Philosophy Modules Year 1

Year 1

Compulsory modules:

Moral and Political Philosophy (20 credits)

One half of this module is mainly concerned with normative ethical theories about what is the right thing to do, and what it is to be a good person. Theories covered in the module are likely to include consequentialist theories including utilitarianism, deontological theories including Kantianism and virtue-based approaches to ethics. The other half is concerned with the question of political obligation: whether there is such a thing as legitimate state power. This question will be approached by studying some of the major philosophers who have tried to provide a justification for state power, such as Plato, Hobbes, Locke and Rousseau. It will also look at some critiques of political obligation based on anarchism and/or feminism.

Philosophical Traditions (20 credits)

Most modules taught at philosophy departments in the UK examine the views of contemporary philosophers working in the ‘analytic tradition’. This module breaks this tradition and gives an introduction to alternative views. It also provides students with a taste of different – sometimes less conventional - approaches. The different traditions of doing philosophy that can be discussed on this module include both different historical approaches (including Pre-Socratic and Classical Philosophy, Medieval Philosophy, Early Modern Philosophy, Post Kantian Philosophy) and traditions from different cultures (including Continental Philosophy and various traditions in Eastern Philosophy, African and Latin American Philosophy). Because the module is research-led and because there are so many different traditions, each year the exact content will vary depending upon the module convenor. Normally, the module will focus on one or two traditions in depth. The aim of the module is to introduce to students the historical and cultural contexts of the relevant traditions, their key figures and texts, and their main questions and central views.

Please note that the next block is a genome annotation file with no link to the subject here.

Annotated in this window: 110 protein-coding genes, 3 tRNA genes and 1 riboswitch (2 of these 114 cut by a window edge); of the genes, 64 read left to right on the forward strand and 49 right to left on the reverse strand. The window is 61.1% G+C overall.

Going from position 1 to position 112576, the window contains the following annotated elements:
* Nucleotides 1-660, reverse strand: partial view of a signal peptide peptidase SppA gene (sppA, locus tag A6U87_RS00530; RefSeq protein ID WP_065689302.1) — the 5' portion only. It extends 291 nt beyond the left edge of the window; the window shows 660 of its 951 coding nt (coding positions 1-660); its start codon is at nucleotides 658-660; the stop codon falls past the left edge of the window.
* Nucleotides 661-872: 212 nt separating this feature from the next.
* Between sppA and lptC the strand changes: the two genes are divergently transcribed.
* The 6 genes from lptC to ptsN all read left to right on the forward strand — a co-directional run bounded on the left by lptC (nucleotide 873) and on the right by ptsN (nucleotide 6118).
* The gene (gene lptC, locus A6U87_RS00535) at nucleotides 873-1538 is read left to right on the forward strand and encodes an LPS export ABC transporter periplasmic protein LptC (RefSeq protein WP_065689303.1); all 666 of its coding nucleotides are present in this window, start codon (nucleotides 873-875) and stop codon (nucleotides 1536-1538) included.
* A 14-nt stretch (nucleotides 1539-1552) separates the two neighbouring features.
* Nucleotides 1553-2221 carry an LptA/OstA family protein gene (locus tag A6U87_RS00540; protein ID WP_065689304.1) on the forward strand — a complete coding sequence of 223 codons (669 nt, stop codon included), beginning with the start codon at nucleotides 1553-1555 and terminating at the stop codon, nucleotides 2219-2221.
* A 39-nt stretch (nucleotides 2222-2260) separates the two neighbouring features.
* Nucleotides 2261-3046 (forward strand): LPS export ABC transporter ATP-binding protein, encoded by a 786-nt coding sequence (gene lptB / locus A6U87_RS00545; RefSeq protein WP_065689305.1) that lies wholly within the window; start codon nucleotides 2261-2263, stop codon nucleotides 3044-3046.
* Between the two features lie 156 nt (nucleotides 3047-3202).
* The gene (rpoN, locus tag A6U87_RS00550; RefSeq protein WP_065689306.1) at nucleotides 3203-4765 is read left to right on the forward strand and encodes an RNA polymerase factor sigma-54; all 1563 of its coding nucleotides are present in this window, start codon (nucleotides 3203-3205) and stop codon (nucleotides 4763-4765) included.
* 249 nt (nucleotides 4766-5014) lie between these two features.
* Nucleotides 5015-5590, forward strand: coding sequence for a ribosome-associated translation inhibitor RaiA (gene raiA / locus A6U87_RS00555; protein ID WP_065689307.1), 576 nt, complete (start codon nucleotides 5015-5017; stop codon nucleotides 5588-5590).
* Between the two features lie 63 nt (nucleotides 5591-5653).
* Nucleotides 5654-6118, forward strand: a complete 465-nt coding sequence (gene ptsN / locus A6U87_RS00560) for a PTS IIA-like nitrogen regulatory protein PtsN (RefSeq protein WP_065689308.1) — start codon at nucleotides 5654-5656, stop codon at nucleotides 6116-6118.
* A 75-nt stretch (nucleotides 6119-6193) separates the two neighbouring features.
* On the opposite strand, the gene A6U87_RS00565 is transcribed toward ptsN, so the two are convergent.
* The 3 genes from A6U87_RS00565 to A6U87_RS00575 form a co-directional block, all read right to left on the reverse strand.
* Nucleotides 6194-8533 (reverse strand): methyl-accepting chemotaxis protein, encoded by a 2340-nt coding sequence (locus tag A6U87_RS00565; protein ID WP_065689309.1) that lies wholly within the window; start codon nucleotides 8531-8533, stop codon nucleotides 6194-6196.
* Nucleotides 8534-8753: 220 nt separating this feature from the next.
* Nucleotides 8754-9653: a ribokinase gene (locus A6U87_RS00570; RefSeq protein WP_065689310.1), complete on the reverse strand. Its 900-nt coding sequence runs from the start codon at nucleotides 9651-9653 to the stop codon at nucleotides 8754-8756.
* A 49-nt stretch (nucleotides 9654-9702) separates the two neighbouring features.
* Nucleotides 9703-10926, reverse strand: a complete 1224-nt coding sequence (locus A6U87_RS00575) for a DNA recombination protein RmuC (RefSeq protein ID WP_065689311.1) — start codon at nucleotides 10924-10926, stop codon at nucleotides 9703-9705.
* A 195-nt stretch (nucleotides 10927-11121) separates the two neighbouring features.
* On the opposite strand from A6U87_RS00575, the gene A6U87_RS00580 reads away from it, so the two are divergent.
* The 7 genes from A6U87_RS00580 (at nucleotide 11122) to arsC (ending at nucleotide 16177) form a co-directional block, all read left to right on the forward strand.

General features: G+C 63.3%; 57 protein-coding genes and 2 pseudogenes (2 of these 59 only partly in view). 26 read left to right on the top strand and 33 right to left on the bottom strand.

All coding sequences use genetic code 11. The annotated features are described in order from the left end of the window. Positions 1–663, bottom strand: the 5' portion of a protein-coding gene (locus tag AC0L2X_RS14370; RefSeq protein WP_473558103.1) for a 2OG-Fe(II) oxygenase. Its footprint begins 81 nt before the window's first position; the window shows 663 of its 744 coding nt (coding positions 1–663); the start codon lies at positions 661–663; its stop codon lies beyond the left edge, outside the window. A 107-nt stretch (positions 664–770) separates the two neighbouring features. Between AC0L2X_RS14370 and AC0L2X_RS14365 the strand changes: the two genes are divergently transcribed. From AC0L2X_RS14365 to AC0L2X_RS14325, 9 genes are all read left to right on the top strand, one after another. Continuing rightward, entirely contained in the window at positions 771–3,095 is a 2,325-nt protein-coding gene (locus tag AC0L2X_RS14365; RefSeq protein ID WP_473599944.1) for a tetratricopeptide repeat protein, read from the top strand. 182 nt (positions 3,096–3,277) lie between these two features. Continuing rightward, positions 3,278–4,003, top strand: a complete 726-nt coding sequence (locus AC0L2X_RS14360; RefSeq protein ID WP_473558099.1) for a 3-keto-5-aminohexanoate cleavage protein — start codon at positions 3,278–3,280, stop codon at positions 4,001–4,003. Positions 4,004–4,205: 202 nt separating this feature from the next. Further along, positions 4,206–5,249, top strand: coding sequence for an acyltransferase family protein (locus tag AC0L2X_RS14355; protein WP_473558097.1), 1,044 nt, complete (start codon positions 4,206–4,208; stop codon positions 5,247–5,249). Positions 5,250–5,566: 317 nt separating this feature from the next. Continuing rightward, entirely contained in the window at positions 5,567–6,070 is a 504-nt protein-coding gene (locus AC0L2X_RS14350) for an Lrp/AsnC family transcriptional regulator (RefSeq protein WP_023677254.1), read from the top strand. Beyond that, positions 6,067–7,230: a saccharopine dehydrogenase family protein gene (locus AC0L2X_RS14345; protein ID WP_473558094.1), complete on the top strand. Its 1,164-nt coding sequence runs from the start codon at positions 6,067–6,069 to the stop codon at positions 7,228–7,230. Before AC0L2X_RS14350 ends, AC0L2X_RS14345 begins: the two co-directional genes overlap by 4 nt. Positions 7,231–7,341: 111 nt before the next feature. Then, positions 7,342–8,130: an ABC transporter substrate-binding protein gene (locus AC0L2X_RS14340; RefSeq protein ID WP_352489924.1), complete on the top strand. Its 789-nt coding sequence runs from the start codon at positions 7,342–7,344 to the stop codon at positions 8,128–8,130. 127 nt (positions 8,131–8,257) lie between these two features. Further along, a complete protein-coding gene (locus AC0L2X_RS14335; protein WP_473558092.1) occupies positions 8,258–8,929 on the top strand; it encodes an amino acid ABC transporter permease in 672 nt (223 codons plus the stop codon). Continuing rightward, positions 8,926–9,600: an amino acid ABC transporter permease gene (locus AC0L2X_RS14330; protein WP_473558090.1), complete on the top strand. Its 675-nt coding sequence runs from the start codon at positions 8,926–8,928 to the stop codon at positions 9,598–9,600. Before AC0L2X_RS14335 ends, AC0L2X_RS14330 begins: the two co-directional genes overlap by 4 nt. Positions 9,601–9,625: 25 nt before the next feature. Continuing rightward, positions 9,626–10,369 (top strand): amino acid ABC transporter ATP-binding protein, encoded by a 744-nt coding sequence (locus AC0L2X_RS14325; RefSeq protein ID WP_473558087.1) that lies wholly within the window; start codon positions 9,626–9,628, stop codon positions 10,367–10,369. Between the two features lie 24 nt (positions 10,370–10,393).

Reasons to Believe (20 credits)

How should we decide what to believe, and what does it take for our beliefs to constitute knowledge? These questions belong primarily to epistemology, and the module covers some quintessential epistemological topics such as the characterisation of knowledge; scepticism, internalism vs. externalism, coherentism vs. foundationalism, perception, testimony and a priority. Another place to look for insights into knowledge is the philosophy of science, and so the module also includes a cursory introduction to the philosophical theory of scientific methodology.

One important category of beliefs that is especially difficult to understand in traditional epistemological (or philosophy of science) terms is religious beliefs. Some theists propose theoretical arguments for the existence of god; others maintain that religious belief is a matter not of argument but of faith. The module incorporates critical introductions to both of these approaches to religious belief.

Art of Persuasion A: Propaganda and Public Discourse (10 credits)